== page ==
On Wednesday, all 110 birds were moved from the Ann Arbor Animal Hospital back home to The Bird Center. .When I went to the Center on Wednesday morning, Volunteers Judy Lobato, Bee Freidlander, and Patricia Zimmer were delivering the first baskets, the incubators were there, and tables were being moved into place. It was strange to see the room empty of birds and so very quiet. A great big THANK YOU to all the people who volunteered their time and their cars, transported birds to and from AAAH, and swept and cleaned Mary Street.
The first group of Barn Swallows were released!
Supervisor Rachel Gumpper tells what happened:
“As you may know, we released 5 of our swallows on Monday, August 1! These are the guys that all of you have worked so hard to take care of and feed every 15 minutes. These birds would have died if they weren’t brought to us and now thanks to you and all the care you gave them, they have a second chance 🙂
The release went perfectly. All five of them flew out beautifully and immediately integrated with the other wild swallows already there! I watched them for a hour before leaving and our birds would fly out above the water (hopefully catching bugs) just as well as the other swallows! If it weren’t for their face feathers, I wouldn’t be able to tell them apart from the ones who were already there.
I wanted to share some of the photos I took with you. Here is the link to the pictures:
If you zoom in on some of the pictures you can see what birds are ours based on the feathers! My favorite is a picture of one of our swallows in mid-landing next to a couple other swallows (he’s looking right at the camera).
I took videos too of the release that are really cool. I’ll put then onto the computer at the BC and you can watch them there if you want!
Again, good work and lets keep it going through August!”
Rachel also gave me this impressive list :
Aside from the swallows, we have successfully rehabilitated and released several other birds this year! Here’s a list of all the birds we have released in just the last two weeks !
2 Blue Jays
2 Blue Birds
8 House Sparrows
1 House Wren
1 Downy Woodpecker
1White Breasted Nuthatch
I Mourning Dove
That’s 41 birds including the Barn Swallows!
TO ALL THE VOLUNTEERS, INTERNS AND SUPERVISORS WHO HAVE CARED FOR THE BIRDS THAT HAVE BEEN GIVEN A SECOND CHANCE, NOW FLYING SINGING NESTING MATING EATING BUGS SEEDS….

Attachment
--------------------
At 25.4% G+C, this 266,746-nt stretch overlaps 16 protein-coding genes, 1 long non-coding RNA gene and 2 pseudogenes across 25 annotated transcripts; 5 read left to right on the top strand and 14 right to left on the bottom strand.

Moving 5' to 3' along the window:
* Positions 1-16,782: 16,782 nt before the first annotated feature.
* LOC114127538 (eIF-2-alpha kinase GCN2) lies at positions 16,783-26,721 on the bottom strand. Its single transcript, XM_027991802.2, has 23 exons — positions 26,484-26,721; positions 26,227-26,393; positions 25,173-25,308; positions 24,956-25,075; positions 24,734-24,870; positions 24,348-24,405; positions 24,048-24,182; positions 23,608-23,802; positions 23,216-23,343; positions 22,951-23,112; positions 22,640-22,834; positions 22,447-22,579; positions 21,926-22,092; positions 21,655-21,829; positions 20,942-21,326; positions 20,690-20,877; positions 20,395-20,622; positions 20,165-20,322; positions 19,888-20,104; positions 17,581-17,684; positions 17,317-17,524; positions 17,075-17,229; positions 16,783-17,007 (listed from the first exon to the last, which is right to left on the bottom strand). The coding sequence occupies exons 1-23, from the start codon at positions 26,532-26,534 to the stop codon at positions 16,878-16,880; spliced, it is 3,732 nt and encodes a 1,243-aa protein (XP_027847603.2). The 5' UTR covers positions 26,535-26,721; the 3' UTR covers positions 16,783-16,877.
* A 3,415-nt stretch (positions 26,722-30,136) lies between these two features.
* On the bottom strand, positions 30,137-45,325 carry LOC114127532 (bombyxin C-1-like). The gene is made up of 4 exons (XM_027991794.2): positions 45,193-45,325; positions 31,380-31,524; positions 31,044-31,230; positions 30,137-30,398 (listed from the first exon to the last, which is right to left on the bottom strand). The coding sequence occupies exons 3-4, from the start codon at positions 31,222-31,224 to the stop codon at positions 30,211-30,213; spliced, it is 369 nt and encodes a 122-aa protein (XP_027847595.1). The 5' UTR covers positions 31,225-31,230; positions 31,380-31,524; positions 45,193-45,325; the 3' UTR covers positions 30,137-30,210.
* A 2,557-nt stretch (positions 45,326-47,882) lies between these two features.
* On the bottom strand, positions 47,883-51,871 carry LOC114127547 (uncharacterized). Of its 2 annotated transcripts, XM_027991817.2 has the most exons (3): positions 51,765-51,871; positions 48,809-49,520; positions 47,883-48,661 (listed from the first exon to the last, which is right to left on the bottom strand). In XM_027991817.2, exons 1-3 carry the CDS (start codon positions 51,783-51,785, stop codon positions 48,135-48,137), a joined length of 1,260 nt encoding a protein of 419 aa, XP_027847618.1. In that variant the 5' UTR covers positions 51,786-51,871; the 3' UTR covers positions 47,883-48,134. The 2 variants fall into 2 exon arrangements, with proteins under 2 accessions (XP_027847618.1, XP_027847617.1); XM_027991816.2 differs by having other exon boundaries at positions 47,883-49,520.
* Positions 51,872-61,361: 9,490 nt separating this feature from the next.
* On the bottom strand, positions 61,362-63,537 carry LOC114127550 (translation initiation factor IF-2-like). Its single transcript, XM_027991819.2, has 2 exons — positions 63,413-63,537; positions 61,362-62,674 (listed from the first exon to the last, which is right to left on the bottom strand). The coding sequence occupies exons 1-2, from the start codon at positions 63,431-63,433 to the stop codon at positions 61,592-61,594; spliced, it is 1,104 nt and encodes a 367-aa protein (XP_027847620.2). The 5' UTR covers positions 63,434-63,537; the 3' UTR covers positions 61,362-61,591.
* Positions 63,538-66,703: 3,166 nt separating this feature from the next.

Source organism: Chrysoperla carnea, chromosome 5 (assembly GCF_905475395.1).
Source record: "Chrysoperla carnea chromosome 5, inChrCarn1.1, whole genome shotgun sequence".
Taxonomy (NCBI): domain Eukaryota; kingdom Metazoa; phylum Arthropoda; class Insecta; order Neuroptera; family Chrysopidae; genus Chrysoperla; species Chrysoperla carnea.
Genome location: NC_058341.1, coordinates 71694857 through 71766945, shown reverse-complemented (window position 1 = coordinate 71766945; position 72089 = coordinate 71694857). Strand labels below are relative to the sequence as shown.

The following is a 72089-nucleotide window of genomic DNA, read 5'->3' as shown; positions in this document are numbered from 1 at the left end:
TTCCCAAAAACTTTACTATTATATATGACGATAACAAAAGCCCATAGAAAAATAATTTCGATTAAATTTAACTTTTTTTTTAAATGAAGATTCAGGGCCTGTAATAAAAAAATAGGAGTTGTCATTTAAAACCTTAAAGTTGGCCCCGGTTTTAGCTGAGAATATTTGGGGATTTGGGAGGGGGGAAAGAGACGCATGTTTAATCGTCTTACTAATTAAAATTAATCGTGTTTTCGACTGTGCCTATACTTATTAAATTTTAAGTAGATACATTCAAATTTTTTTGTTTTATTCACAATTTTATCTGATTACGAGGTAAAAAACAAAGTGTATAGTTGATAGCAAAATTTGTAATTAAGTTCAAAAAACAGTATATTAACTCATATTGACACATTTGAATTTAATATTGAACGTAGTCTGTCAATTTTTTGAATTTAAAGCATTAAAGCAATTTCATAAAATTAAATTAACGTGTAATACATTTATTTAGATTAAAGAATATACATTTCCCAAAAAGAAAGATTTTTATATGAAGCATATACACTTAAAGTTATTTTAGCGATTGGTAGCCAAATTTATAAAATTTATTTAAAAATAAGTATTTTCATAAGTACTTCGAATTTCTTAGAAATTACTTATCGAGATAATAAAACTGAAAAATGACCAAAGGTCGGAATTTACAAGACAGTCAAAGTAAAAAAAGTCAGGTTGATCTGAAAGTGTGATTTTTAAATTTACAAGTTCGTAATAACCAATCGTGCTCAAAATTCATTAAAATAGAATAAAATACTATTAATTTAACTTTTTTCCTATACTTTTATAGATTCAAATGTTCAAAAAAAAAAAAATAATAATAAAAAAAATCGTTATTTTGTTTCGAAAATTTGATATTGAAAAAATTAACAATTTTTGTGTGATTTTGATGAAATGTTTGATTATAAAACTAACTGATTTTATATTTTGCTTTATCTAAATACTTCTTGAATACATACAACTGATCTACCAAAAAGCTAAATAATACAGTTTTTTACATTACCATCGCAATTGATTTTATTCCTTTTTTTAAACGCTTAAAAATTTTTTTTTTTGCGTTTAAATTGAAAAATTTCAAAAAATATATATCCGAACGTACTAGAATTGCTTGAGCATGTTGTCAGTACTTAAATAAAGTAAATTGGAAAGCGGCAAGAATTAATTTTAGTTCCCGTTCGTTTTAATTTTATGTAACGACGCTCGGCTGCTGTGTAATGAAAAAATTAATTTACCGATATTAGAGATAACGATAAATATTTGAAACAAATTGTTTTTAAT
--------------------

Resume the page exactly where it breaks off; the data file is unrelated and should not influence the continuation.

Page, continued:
Aug. 2, 2016
Help prevent the spread of oak wilt; don’t move firewood
Now that the season has shifted to August – well past the “no pruning of oak” time of year (April 15 to July 15) – there still are steps residents can take to minimize the spread of the deadly oak wilt disease.
Notably, Michigan Department of Natural Resources forest health experts say not moving firewood is critical to limiting oak wilt. Wood from oak wilt-killed trees can produce spores, which can infect healthy oaks if they’re wounded in spring the following year.
According to Bob Heyd, DNR forest health specialist, oak wilt is a serious disease of oak trees. It mainly affects red oaks, including northern red oak, black oak and pin oak. Red oaks often die within a few weeks after becoming infected. Because white oaks are more resistant, the disease progresses more slowly.
“The spread of oak wilt occurs overland to new areas from April through July as beetles move spores from trees killed this year by oak wilt to wounds on healthy oaks next year,” Heyd said.
“We need to stop that cycle, and that’s why it’s important for people not to move firewood for the rest of the summer and fall seasons,” he said. “With the transport of firewood and other tree-related activities, you have to assume the risk is present, whether you live in metro Detroit or in the Upper Peninsula.”
Once an oak is infected, the fungus moves to neighboring red oaks through root grafts. Oaks within approximately 100 feet of each other – depending on the size of the trees – have connected or grafted root systems. Left untreated, oak wilt will continue to move from tree to tree, progressively killing more red oak over an increasingly larger area.
“There are other oak problems that can easily be confused with oak wilt,” Heyd said. “Unlike most other problems, oak wilt causes the tree to suddenly drop its leaves in July or August. In fact, an oak wilt-infected tree dropping its leaves can happen all the way up to fall.”